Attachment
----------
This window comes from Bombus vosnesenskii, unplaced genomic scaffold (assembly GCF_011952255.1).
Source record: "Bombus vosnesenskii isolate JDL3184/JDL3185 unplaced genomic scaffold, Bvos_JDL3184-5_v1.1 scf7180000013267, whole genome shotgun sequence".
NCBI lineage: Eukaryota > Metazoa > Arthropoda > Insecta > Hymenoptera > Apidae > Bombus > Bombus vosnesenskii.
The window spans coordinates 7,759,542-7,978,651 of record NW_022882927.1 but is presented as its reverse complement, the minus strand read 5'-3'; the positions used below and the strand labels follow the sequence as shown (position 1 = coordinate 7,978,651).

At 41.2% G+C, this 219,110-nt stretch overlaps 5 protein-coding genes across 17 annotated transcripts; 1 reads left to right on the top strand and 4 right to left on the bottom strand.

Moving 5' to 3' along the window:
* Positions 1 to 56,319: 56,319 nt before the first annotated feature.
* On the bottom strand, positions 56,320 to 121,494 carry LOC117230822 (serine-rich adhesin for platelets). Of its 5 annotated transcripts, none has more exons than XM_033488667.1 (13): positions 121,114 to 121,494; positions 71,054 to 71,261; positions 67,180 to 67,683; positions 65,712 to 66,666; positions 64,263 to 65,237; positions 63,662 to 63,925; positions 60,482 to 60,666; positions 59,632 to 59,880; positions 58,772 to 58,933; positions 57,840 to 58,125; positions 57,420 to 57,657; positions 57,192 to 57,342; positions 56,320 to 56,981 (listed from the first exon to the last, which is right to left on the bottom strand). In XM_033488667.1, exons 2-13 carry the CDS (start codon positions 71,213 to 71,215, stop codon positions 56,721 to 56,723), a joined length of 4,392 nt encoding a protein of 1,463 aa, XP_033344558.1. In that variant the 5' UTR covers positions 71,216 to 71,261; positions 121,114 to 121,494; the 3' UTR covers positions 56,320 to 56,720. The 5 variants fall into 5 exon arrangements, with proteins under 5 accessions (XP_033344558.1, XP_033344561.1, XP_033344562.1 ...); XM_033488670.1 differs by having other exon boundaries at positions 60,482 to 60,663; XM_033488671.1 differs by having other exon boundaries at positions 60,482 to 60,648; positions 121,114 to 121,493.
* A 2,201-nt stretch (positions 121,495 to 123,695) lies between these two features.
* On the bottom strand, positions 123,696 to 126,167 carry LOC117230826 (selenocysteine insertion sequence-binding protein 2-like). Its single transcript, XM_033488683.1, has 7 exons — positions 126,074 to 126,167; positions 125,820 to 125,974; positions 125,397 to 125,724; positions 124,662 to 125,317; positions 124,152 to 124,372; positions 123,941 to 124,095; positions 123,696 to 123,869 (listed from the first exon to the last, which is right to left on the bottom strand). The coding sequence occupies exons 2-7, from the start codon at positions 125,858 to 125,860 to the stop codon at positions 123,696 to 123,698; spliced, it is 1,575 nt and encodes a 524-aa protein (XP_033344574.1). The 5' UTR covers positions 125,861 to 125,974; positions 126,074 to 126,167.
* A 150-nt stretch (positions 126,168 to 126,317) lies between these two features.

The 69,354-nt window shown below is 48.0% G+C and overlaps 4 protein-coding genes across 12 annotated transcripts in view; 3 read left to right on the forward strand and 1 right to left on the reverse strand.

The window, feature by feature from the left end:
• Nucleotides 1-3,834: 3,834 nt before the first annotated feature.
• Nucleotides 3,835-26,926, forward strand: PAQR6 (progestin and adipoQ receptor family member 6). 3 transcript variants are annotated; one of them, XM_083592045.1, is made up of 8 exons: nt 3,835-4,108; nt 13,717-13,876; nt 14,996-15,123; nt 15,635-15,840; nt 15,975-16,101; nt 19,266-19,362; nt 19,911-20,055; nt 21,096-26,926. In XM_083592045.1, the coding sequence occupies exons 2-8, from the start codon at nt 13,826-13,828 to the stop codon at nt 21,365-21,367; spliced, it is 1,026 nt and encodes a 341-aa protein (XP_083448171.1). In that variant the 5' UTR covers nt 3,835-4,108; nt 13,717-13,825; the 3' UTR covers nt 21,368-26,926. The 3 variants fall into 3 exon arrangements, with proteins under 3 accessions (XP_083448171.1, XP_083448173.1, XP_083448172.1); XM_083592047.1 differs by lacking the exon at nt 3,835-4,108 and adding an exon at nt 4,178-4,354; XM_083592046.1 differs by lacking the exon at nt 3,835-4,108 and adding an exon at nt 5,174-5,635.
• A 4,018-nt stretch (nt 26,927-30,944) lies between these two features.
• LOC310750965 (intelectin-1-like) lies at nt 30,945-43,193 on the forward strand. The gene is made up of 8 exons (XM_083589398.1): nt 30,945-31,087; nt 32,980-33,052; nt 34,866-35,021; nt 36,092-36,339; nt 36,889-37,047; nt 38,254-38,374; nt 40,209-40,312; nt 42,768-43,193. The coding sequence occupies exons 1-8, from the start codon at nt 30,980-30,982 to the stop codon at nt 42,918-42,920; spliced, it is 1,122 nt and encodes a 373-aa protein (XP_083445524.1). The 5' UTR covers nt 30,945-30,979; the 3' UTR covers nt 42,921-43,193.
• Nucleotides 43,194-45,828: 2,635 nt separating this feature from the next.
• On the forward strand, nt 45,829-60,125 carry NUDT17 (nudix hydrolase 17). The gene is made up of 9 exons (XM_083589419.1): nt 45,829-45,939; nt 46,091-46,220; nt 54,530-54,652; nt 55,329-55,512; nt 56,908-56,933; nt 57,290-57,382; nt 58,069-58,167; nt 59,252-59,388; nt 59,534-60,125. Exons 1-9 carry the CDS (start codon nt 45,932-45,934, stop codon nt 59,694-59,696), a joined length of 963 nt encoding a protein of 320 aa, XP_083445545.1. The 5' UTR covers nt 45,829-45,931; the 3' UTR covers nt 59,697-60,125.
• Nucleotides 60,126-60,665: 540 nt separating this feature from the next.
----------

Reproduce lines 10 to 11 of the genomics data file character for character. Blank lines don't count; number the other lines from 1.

* On the bottom strand, positions 123,696 to 126,167 carry LOC117230826 (selenocysteine insertion sequence-binding protein 2-like). Its single transcript, XM_033488683.1, has 7 exons — positions 126,074 to 126,167; positions 125,820 to 125,974; positions 125,397 to 125,724; positions 124,662 to 125,317; positions 124,152 to 124,372; positions 123,941 to 124,095; positions 123,696 to 123,869 (listed from the first exon to the last, which is right to left on the bottom strand). The coding sequence occupies exons 2-7, from the start codon at positions 125,858 to 125,860 to the stop codon at positions 123,696 to 123,698; spliced, it is 1,575 nt and encodes a 524-aa protein (XP_033344574.1). The 5' UTR covers positions 125,861 to 125,974; positions 126,074 to 126,167.
* A 150-nt stretch (positions 126,168 to 126,317) lies between these two features.